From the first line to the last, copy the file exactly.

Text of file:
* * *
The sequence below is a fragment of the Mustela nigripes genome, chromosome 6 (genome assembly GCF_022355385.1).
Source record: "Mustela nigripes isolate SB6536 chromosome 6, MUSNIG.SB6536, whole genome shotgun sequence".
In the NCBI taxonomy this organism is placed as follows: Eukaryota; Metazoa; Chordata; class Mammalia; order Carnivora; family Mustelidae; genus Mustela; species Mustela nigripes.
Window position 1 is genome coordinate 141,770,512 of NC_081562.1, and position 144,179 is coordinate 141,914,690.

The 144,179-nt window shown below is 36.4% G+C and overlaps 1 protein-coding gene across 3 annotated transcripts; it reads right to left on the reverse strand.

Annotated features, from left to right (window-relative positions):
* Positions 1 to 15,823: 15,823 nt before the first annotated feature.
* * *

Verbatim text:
The sequence below is a fragment of the Mustela nigripes genome, chromosome 6 (genome assembly GCF_022355385.1).
Source record: "Mustela nigripes isolate SB6536 chromosome 6, MUSNIG.SB6536, whole genome shotgun sequence".
In the NCBI taxonomy this organism is placed as follows: Eukaryota; Metazoa; Chordata; class Mammalia; order Carnivora; family Mustelidae; genus Mustela; species Mustela nigripes.
Window position 1 is genome coordinate 141,770,512 of NC_081562.1, and position 144,179 is coordinate 141,914,690.

The 144,179-nt window shown below is 36.4% G+C and overlaps 1 protein-coding gene across 3 annotated transcripts; it reads right to left on the reverse strand.

Annotated features, from left to right (window-relative positions):
* Positions 1 to 15,823: 15,823 nt before the first annotated feature.